‘Govt to keep weighing new policies’
KUALA LUMPUR: Malaysia will continue to introduce new policies to preserve the country’s macroeconomic and financial stability when faced with external spillovers that could lead to increased volatility, said the central bank.
These policies should take into account issues that are unique to the domestic environment, and may not be constrained by conventional tenets of policymaking, said Bank Negara Malaysia .
“Instead, new and untested strategies should be considered,” it said in a special box article “Unorthodox Measures for Unconventional Times” released together with the fourth quarter gross domestic product figures yesterday.
Bank Negara cited as an example the series of measures introduced by the Financial Markets Committee since late 2016 to clamp down on non-deliverable forwards or offshore market trading for US dollar/ringgit.
“As a result, domestic financial market conditions improved substantially. Volatility in the ringgit exchange rate declined and speculative pressures subsided,” it added.
External challenges to Malaysia and other emerging economies remain, said Bank Negara, in the form of large cross border capital flows, aggressive yield seeking behaviours by international investors, and sudden shifts in sentiments that can amplify financial market boom-bust cycles.
“In this new normal, it becomes more important for policymakers in emerging economies to continuously rethink and reinvent policy approaches. In such unconventional times, unorthodox policies may be the new trump card,” it said.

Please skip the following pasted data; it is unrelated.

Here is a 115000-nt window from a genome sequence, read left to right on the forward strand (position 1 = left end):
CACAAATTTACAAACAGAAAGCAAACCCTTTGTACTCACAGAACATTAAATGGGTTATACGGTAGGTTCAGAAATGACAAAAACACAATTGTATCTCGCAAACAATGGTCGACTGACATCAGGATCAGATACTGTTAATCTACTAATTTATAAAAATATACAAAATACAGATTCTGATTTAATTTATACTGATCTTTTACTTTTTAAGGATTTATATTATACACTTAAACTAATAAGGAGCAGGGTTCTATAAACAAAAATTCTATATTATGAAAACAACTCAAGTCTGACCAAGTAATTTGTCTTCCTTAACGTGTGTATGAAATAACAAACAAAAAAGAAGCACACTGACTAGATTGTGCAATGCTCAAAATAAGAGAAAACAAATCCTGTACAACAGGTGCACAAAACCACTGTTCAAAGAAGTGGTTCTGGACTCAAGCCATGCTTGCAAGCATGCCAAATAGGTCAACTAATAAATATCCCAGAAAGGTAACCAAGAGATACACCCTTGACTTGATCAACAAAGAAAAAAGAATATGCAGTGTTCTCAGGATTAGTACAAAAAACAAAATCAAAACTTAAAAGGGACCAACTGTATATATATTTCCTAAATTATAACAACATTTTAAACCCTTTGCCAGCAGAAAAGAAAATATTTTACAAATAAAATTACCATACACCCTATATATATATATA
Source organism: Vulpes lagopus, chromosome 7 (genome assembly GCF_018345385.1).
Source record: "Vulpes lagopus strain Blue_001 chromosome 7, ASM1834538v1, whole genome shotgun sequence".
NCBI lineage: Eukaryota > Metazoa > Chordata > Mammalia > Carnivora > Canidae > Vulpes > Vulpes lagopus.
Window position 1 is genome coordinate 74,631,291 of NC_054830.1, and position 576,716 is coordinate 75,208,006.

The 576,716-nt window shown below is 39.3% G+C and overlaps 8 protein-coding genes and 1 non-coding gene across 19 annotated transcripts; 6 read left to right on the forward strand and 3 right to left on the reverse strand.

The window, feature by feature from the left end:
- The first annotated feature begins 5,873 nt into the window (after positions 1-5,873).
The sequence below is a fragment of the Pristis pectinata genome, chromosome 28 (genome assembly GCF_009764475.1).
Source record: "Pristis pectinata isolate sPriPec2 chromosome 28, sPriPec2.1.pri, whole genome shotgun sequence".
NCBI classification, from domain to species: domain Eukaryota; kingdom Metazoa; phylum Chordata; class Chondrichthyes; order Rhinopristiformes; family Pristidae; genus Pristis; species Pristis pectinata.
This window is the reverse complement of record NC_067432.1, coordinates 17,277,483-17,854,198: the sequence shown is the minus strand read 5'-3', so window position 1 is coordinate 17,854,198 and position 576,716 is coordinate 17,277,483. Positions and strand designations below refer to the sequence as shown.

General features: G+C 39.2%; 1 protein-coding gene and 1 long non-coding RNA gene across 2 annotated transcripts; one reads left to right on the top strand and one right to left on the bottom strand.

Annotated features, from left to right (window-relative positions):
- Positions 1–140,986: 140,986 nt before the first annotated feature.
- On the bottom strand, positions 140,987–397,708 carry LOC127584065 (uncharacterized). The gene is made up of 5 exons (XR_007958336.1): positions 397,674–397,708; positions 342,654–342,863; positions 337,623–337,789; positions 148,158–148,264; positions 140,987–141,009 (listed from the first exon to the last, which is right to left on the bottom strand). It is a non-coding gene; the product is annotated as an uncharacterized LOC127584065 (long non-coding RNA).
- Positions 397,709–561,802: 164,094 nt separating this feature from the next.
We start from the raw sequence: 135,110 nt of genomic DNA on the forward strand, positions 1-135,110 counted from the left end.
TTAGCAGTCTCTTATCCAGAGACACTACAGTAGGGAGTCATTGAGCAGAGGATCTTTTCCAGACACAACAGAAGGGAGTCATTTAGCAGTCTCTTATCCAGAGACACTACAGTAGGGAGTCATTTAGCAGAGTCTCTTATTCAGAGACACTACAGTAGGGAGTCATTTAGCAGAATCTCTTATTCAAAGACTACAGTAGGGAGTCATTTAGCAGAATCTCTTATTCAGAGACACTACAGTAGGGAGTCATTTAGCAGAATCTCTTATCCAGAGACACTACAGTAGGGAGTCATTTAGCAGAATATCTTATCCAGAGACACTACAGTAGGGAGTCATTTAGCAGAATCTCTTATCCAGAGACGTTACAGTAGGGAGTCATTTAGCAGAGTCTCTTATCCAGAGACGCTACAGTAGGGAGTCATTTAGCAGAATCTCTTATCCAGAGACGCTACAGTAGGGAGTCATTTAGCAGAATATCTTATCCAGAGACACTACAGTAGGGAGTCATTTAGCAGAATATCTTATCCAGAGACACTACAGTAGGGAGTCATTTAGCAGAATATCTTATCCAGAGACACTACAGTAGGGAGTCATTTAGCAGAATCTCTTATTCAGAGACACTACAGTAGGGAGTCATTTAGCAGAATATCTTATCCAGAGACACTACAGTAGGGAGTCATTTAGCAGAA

Bank Negara highlighted three principles that would guide policy approach.
First is policy flexibility and pragmatism. Policymakers should be bold and timely in introducing new policy tools when it becomes necessary, and not shy away from new and untested ideas that may go against the grain of conventional wisdom.
Second is policy autonomy. Every economy has its own circumstances and challenges, and domestic policymakers have greater understanding of local issues than international organisations like the International Monetary Fund or Bank for International Settlements.
The third principle is clear and transparent communication. Implementation of new and untested policies require policymakers to communicate the motivations and intentions behind the policies to the public.
“This avoids a situation where the public is quick to react negatively and dismiss policies unfairly. Constant engagements through various platforms are vital to internalise the concerns and potential difficulties faced by the industry and market participants. These constructive engagements will ensure the effective implementation of policy measures,” said Bank Negara.
In this new normal, it becomes more important for policymakers in emerging economies to continuously rethink and reinvent policy approaches. BANK NEGARA MALAYSIA